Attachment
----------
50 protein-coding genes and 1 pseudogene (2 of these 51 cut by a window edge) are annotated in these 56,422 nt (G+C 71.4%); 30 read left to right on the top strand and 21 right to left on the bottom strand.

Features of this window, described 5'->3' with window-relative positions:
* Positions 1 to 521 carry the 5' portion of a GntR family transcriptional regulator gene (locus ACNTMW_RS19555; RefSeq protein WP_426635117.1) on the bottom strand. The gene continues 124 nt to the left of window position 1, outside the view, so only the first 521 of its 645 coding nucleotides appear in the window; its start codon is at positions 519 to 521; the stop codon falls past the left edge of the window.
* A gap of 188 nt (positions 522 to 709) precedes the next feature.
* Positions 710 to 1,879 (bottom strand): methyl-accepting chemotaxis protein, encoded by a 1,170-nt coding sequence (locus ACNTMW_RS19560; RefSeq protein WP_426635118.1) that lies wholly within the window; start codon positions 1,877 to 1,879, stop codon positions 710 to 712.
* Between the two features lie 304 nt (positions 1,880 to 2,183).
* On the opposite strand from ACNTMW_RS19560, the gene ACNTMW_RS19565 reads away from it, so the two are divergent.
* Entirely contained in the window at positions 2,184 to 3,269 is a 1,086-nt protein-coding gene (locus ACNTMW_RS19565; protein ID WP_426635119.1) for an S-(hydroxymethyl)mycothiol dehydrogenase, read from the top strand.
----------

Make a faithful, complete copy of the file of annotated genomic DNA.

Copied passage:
50 protein-coding genes and 1 pseudogene (2 of these 51 cut by a window edge) are annotated in these 56,422 nt (G+C 71.4%); 30 read left to right on the top strand and 21 right to left on the bottom strand.

Features of this window, described 5'->3' with window-relative positions:
* Positions 1 to 521 carry the 5' portion of a GntR family transcriptional regulator gene (locus ACNTMW_RS19555; RefSeq protein WP_426635117.1) on the bottom strand. The gene continues 124 nt to the left of window position 1, outside the view, so only the first 521 of its 645 coding nucleotides appear in the window; its start codon is at positions 519 to 521; the stop codon falls past the left edge of the window.
* A gap of 188 nt (positions 522 to 709) precedes the next feature.
* Positions 710 to 1,879 (bottom strand): methyl-accepting chemotaxis protein, encoded by a 1,170-nt coding sequence (locus ACNTMW_RS19560; RefSeq protein WP_426635118.1) that lies wholly within the window; start codon positions 1,877 to 1,879, stop codon positions 710 to 712.
* Between the two features lie 304 nt (positions 1,880 to 2,183).
* On the opposite strand from ACNTMW_RS19560, the gene ACNTMW_RS19565 reads away from it, so the two are divergent.
* Entirely contained in the window at positions 2,184 to 3,269 is a 1,086-nt protein-coding gene (locus ACNTMW_RS19565; protein ID WP_426635119.1) for an S-(hydroxymethyl)mycothiol dehydrogenase, read from the top strand.